Curiosity in the Workplace & How to Cultivate It

importance of curiosity in business

We live and work in unprecedented times.

The term VUCA – an acronym developed by the US military to describe the state of affairs post cold war, sums it up well. VUCA – which stands for, Volatile, Uncertain, Complex and Ambiguous – is as true today as it was then.

And more than ever in this VUCA world, we need our people to be curious, to solve problems, to look for new and different ways of working, to open their minds and eyes to what’s possible. You could say we’ve moved to VUCA squared, perhaps even VUCA cubed.

We need curiosity as business owners to develop products and services. We need our managers to develop a culture of curiosity with their remote team members. We need our customer facing people to be passionately curious about customers and to understand what they really want from us.

The importance of curiosity

In a fascinating article by Elizabeth Smith, ‘Curiosity – the super power we might have overlooked’  ( ) published as the world went into lockdown, Liz makes the point that curiosity is both a behaviour and an emotion. And that when we are curious, we have a strong and genuine intention in our endeavours. The more curious we are, about our customers and colleagues, the closer we become and the better we can support and serve one another.

No one person is responsible for creating a culture, but we’re all responsible for our behaviour. If we want more curiosity, we must put it centre stage in what we do as business owners and leaders.

One of the five practices of exemplary leaders identified in the pioneering book The Leadership Challenge™ by Kouzes and Posner is ‘model the way’.

Great leaders, they found, are role models, they practise what they preach, lead by example, do what they say they will do. They challenge others, look for new and different ways of working and recognise that in order to make progress we have to fail but that great leaders use those opportunities to learn. People need to see curiosity in action, every day.

Stimulating curiosity in your business

As with any great strategy, it’s not just in the planning – we can all agree that curiosity is a noble thing and we should have lots of it – it’s in the implementation. Look at your organisation – what are you doing to make curiosity part of you and your people’s daily habits and practises?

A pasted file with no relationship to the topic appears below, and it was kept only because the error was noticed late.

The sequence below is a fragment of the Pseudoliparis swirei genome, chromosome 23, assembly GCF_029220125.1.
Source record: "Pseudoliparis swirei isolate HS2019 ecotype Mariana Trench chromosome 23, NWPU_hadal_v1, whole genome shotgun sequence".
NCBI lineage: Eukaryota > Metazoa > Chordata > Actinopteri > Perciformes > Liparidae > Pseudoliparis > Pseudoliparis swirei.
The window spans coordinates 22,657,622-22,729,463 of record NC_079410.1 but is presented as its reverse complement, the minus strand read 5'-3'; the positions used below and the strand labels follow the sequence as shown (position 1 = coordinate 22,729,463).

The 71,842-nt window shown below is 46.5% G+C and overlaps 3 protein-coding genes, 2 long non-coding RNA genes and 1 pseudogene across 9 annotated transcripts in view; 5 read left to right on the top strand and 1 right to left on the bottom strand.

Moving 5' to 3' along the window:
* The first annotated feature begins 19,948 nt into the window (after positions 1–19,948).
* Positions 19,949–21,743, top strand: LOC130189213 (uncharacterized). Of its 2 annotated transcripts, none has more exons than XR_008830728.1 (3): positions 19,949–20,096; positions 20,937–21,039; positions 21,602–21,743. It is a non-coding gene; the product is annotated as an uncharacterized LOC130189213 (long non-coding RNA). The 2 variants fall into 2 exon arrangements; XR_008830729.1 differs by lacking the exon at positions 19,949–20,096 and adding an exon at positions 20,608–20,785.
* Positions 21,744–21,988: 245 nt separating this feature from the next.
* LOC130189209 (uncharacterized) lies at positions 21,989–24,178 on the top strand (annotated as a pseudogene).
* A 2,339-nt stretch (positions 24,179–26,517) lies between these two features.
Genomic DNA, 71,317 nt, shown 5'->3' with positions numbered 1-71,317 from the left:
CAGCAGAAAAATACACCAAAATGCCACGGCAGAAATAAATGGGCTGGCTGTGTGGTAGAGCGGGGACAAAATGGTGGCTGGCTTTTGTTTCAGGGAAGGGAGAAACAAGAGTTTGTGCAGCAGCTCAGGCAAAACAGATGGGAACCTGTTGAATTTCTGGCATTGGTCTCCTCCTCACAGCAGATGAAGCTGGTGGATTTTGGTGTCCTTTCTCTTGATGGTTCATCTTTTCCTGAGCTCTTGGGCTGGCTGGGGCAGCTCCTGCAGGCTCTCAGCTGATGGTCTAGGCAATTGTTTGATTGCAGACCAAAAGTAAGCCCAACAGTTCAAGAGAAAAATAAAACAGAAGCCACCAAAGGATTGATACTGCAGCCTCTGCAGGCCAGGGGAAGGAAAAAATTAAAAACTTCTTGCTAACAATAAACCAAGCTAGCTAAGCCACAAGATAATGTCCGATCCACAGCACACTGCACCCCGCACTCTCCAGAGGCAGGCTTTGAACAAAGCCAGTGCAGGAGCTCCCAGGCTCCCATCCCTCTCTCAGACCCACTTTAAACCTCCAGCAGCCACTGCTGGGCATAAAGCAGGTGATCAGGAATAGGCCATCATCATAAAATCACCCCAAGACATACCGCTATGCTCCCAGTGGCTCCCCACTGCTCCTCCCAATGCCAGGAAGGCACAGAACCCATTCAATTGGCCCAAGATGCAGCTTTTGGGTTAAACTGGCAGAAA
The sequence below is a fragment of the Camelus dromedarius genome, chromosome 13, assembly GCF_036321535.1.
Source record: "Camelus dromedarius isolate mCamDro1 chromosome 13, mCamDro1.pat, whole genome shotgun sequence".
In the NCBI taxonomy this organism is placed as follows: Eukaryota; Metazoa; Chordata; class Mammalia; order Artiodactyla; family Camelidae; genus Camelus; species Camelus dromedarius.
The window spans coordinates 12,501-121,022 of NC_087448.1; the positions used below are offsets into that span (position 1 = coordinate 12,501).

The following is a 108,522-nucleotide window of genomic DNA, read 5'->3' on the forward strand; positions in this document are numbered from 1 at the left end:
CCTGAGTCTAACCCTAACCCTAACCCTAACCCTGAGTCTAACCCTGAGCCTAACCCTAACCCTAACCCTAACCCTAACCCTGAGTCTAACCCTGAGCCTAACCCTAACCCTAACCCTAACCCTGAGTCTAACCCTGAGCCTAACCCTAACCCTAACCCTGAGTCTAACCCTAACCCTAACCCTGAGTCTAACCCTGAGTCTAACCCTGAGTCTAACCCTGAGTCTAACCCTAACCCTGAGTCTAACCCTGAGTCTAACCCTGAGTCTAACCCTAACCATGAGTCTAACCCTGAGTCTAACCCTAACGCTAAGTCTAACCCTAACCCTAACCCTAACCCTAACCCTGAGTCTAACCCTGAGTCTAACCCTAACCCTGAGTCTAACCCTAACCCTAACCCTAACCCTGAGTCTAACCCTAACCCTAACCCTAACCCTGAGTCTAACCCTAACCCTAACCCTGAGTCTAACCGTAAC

We can create opportunities for curiosity by encouraging working across teams and functions. But people won’t feel brave enough to be curious and try out new ideas, if it feels unsafe.

We need to be prepared to take the time to ask more questions, listen more intently and genuinely seek to understand. If we’re in a constant ‘busy off’ state of Zoom calls and back to back meetings, we don’t have time to be curious or encourage it in others.

Ask why things are done a certain way. As children we had no inhibition asking ‘why’. Get people from different teams and work areas to look at what their colleagues in other departments do and ask why.

Encourage experimentation. We learn more from our mistakes than our successes yet in organisations there is, too often, an unrealistic expectation that we have to get things right, first time. There is an old Japanese saying, fall down seven times, get up eight.

Do your processes allow for curiosity? Perhaps set up sprint projects, ideation, cross functional modelling and forecasting teams, prototypes for ideas that can be modelled, tried out and that can fail fast.

Reaping the benefits of curiosity

Encourage a culture of design thinking – curious about what the problem really is – looking for new angles to solve it. Bring people from different functions together to solve problems that matter now. Unleash that curiosity in reality and if you want more of it, recognise and reward people when you see it.

Encouraging curiosity and greater understanding is the first step in creating more diverse and inclusive cultures. Curiosity and asking questions are what coaching is all about – helping people to work out, for themselves, what they could or should do, what they can do more of or what they can do differently. Teach your managers to be coaches and mentors.Natural Business Development book

Show your sellers and customer facing people what they can do to be more curious with customers. I focus my coaching around two aspects –

  • Results – the metrics or KPIs (key performance indicators) that a customer is measured on and,
  • Wins – the things that matter to them personally.

A prospect or customer may be looking to reduce costs using your products or services, but they also want to look good and build their own reputation internally.

Understanding both a person’s ‘results’ and their ‘wins’ makes us better able to support and serve them. Being more curious about our customers and what’s bleeping on their radar allows us to demonstrate more value and greater relevance – both leading to repeat sales and referrals.

Steve Chang, Co-Founder, Chairman and former CEO of Trend Micro (listed on the Tokyo Stock Exchange) encourages his people to “Love your customers’ problems, not your solutions.”

And to love them, you have to be curious about them in the first place.

About the author

This guide has been written exclusively for ByteStart by Isobel Rimmer, founder of training and development consultancy Masterclass Training and author of the new book Natural Business Development: Unleash your people’s potential to spot opportunities, develop new business and grow revenue

More help from ByteStart

ByteStart is packed with help on all aspects of employing people, some other popular guides include;

Motivating your team

Employee health

Employing staff


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